Forum for Science, Industry and Business

Sponsored by:     3M 
Search our Site:


Novel molecular ’signature’ marks DNA of embryonic stem cells

Scientists uncover signatures near crucial developmental genes; Analysis provides framework for understanding cells’ unusual plasticity

A team of scientists announced today a critical step on the path of realizing the promise of embryonic stem (ES) cells for medicine. As described in the April 21 issue of Cell, the researchers have discovered unique molecular imprints coupled to DNA in mouse ES cells that help explain the cells’ rare ability to form almost any body cell type. These imprints, or "signatures," appear near the master genes that control embryonic development and probably coordinate their activity in the early stages of cell differentiation. Not only do these findings help to unlock the basis for ES cells’ seemingly unlimited potential, they also suggest ways to understand why ordinary cells are so limited in their abilities to repair or replace damaged cells.

"This is an entirely new and unexpected discovery," said Brad Bernstein, lead author of the study, assistant professor at Massachusetts General Hospital and Harvard Medical School, and a researcher in the Chemical Biology program at the Broad Institute. "It has allowed us to glimpse the molecular strategies that cells use to maintain an almost infinite potential, which will have important applications to our understanding of normal biology and disease."

Chromatin–the protein scaffold that surrounds DNA – acts not only as a support for the double helix but also as a kind of gene "gatekeeper." It accomplishes the latter task by selecting which genes to make active or inactive in a cell, based on the nearby chemical tags joined to its backbone. By examining the chromatin in mouse ES cells across the genome, the scientists discovered an unusual pair of overlapping molecular tags in the chromatin structure, which together comprise what they called a "bivalent domain," reflecting the dual nature of its design. These domains reside in the sections of chromatin that control the most evolutionarily conserved portions of DNA, particularly the key regulatory genes for embryonic development.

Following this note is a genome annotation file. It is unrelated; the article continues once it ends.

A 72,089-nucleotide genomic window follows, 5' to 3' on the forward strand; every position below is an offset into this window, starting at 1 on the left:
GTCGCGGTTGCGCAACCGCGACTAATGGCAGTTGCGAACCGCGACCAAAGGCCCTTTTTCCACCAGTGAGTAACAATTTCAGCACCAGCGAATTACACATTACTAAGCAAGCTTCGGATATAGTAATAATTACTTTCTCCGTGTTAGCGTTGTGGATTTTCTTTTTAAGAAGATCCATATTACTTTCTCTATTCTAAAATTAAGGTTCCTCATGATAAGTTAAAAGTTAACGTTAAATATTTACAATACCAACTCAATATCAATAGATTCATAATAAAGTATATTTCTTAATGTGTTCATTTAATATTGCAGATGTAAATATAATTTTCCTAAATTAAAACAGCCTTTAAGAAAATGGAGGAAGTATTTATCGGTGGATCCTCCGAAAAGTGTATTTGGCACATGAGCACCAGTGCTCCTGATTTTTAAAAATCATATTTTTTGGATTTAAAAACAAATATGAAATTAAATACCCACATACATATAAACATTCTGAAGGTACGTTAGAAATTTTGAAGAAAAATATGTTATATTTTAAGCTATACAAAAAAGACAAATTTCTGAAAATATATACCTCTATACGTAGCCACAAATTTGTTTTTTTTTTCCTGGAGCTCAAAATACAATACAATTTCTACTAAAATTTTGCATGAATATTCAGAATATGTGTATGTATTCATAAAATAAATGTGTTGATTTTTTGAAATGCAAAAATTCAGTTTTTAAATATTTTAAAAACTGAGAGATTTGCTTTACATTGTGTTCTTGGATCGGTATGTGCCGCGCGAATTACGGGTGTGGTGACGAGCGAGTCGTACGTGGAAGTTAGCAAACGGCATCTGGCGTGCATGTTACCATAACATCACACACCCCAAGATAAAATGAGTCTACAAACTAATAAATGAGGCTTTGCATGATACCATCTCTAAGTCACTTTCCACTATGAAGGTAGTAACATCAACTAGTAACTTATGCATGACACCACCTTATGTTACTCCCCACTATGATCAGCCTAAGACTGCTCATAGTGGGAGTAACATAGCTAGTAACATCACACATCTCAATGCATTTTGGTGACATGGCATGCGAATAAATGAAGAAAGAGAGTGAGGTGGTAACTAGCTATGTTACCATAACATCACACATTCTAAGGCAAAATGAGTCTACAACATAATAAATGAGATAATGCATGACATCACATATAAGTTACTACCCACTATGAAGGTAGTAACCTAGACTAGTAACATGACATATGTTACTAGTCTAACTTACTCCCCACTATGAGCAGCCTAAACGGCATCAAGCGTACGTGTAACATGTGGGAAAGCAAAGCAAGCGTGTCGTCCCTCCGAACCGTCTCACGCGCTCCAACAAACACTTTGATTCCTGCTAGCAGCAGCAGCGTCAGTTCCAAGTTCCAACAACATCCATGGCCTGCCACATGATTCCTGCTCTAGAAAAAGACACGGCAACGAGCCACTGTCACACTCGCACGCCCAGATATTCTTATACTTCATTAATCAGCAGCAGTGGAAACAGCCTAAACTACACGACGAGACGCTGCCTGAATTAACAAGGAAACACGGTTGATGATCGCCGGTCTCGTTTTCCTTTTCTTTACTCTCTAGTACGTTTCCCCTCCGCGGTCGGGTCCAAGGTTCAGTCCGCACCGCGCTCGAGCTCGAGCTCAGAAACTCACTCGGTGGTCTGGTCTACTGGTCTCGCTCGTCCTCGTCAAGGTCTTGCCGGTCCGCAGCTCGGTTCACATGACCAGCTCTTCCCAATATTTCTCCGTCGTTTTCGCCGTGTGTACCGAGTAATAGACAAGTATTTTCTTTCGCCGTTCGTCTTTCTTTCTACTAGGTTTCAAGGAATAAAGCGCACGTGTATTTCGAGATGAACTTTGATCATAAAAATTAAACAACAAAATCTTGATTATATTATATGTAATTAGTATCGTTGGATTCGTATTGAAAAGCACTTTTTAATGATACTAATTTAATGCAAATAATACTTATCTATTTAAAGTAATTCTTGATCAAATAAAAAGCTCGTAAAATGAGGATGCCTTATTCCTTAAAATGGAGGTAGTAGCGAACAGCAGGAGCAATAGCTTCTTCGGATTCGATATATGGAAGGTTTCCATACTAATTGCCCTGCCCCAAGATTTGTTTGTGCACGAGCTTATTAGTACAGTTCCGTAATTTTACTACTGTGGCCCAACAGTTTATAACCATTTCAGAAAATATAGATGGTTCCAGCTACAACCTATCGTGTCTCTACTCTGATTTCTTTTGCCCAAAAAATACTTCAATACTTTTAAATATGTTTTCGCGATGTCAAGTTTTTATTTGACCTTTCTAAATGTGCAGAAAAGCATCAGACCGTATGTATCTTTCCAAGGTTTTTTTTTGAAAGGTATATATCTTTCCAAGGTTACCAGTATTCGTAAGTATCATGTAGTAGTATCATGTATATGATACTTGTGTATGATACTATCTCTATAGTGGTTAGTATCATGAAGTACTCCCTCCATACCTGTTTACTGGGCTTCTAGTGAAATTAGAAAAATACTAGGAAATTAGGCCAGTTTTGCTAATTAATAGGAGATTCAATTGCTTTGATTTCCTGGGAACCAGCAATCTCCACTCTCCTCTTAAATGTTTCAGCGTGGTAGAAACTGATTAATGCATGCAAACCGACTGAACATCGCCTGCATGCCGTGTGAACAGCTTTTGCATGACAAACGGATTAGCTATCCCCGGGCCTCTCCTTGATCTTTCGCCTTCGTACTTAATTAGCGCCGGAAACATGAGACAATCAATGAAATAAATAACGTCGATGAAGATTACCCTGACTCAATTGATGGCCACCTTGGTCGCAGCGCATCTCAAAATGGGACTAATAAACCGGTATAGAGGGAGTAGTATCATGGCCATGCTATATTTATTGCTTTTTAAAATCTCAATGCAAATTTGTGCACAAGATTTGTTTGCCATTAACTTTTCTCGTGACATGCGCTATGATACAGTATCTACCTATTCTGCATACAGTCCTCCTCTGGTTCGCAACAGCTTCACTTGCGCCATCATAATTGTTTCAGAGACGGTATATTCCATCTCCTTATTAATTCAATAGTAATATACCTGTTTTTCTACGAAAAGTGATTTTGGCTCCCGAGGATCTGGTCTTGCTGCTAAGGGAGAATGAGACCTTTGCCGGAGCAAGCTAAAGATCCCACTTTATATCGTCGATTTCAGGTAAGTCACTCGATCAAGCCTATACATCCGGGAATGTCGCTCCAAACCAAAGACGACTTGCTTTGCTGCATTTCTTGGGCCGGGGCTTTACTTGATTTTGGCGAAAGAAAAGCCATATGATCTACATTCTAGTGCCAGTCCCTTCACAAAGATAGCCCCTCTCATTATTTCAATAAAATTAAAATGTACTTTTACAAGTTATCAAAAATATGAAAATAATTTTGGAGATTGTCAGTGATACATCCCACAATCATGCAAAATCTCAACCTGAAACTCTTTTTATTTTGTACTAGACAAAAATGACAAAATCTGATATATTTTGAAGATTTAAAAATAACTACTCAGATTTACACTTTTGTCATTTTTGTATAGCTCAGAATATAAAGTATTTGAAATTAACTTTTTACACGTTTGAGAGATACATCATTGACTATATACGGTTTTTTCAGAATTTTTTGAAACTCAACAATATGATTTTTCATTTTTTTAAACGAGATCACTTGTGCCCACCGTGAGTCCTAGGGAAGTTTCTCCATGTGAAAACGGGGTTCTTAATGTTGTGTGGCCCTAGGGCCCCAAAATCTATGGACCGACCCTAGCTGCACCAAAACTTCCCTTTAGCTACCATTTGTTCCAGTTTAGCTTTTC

"These signatures appear frequently in ES cells, but largely disappear once the cells choose a direction developmentally," said Bernstein. "This suggests they play a significant role in regulating the cells’ unique plasticity."

The remarkable design of bivalent domains, which has not been previously described, merges two opposing influences – one that activates genes and another that represses them. When combined in this way, the negative influence seems to prevail and, as a result, the genes positioned near bivalent domains are silenced. However, the activating influence appears to keep the genes poised for later activity. "For genes, this is equivalent to resting one finger on the trigger," said Stuart Schreiber, an author of the Cell paper, the director of the Chemical Biology program at the Broad Institute, and professor at Harvard University. "This approach could be a key strategy for keeping crucial genes quiet, but primed for when they will be most needed."

Although most people think of heredity in terms of DNA and the genes encoded by it, chromatin also carries inherited instructions known as "epigenetic" information. Thus, the chromatin scaffold (including its bivalent domains) forms a sort of molecular memory that, along with DNA, can be transferred from a cell to its descendants. Yet ES cells signify the earliest cellular ancestors, leaving the question of how epigenetic history first begins. The scientists found that bivalent domains coincide with characteristic DNA sequences, indicating that this molecular memory may originate from the DNA itself. "How the initial epigenetic state is established and then altered during development has implications not only for stem cell biology, but also for cancer and other diseases where epigenetic defects are implicated," Bernstein said.